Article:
“The Boys of '67 follows a single infantry company in a single year of the Vietnam War . It ia a story of men who routinely put their lives into each others' hands. It is a story of fear and heroism; of waste, confusion, boredom--and their impact on those who return home. Wiest's empathy and perception make the book as emotionally compelling as it is intellectually penetrating, impossible to read with a detached mind or dry eyes.” —Dennis Showalter, author of Hitler's Panzers
“In the final analysis, this book is a superb story of a US Army company in combat... The Boys of '67 is simply a story about war, the things men do in war and the things war does to them. The saga of the American soldier remains an important story that deserves to be told. Readers are in Wiest's debt for making Charlie Company's story accessible to the American public.” —Col. Cole C. Kingseed, USA Ret.
“A powerful account of conflict, Andy Wiest's The Boys of '67 provides what is all-too-rare, a 'face of battle' account that is at once scholarly and well-written, perceptive and engaging.” —Jeremy Black, author of War since 1945
“...this book is a superb story of a US Army company in combat ... The Boys of '67 is simply a story about war, the things men do in war and the things war does to them. The saga of the American soldier remains an imoprtant story that deserves to be told. Readers are in Wiest's debt for making Charlie Company's story accessible to the American public.” —ARMY Magazine (May 2013)
“Vietnam has been the subject of countless books: this is one of the best. Exhaustively researched and expertly written, it allows us a glimpse of the intense bonds of comradeship forged by soldiers in the white heat of combat.” —Saul David, BBC History Magazine (January 2013)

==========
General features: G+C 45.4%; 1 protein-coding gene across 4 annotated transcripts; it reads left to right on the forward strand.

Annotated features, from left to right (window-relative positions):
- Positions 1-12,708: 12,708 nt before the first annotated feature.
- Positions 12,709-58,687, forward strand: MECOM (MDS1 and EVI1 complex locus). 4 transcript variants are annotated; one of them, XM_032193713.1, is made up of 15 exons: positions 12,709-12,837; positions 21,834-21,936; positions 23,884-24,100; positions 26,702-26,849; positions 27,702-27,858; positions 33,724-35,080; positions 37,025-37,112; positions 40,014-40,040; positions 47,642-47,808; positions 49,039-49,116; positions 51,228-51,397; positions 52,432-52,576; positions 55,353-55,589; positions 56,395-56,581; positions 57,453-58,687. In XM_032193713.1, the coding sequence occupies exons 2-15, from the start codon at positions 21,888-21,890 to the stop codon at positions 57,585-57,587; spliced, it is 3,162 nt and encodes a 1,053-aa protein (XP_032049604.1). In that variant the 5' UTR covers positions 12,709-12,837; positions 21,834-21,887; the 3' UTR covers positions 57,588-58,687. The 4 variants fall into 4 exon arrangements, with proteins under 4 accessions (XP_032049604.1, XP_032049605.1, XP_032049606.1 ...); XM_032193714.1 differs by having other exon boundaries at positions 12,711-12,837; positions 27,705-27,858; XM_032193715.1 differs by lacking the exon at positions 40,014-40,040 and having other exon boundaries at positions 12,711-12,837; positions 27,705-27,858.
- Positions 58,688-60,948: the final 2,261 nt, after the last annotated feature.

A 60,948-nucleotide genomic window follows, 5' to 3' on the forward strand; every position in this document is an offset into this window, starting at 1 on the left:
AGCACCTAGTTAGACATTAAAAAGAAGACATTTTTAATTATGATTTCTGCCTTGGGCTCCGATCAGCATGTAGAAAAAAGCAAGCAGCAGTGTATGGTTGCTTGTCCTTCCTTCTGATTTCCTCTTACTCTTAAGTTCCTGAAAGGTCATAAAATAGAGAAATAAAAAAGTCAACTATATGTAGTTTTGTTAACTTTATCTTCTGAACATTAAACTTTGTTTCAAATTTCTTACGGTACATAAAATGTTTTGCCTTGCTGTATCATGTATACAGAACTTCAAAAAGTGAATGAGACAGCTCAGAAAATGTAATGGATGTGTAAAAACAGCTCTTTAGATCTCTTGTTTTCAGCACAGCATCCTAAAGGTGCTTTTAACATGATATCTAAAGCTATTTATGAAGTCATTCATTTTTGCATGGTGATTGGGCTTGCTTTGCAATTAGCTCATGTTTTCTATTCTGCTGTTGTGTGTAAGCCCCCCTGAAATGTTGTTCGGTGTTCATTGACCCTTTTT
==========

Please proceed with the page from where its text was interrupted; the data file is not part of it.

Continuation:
“This is a compelling and intimate look at one unit's wartime experience, filled with loss, excitement, humor, and pain that readers of wartime memoirs will especially want to share.” —Library Journal (October 15, 2012)
“This intimate, hardback book is illustrated with 25 color and 10 black and white illustrations. Its publication coincides with the 45th anniversary of Charlie Company's tour of duty in Vietnam. The Boys of '67 delivers the unvarnished truth about the men's experiences from the chaos of combat to the challenges they have faced reintegrating into society.” —Toy Soldier & Model Figure (January 2013)
“This book is a superb story of a U.S. Army company in combat. As with Marine Lt. Phil Caputo's memoir, A Rumor of War, The Boys of '67 is simply a story about war, the things men do in war and the things war does to them. The saga of the American soldier remains an important story that deserves to be told. Readers are in Wiest's dept for making Charlie Company's story accessible to the American Public.” —COL Cole C. Kingseed, Army Magazine
“I recommend this book to any person who served, or who knows someone that did serve in Viet Nam, or to anyone who wants to know what it is like to be in a combat zone during a firefight in the Viet Nam war. This book is not for the feint of heart, as it contains some rather graphic descriptions of wounds and casualties, and is heart-wrenching in its story that will affect the young and the old.” —Richard Mataka, www.mataka.org (June 2013)
“...Wiest concentrates on the human side of the conflict ... [he] spent three years interviewing sixty-one officers and men of Charlie Company, 4th Battalion, 47th Infantry. He tells their stories well and emphatically...” —Marc Leepson, Vietnam Veterans of America (September/October 2012)
“...a powerful Vietnam testimony that's a 'must' for any military collection!” —James A. Cox, The Midwest Book Review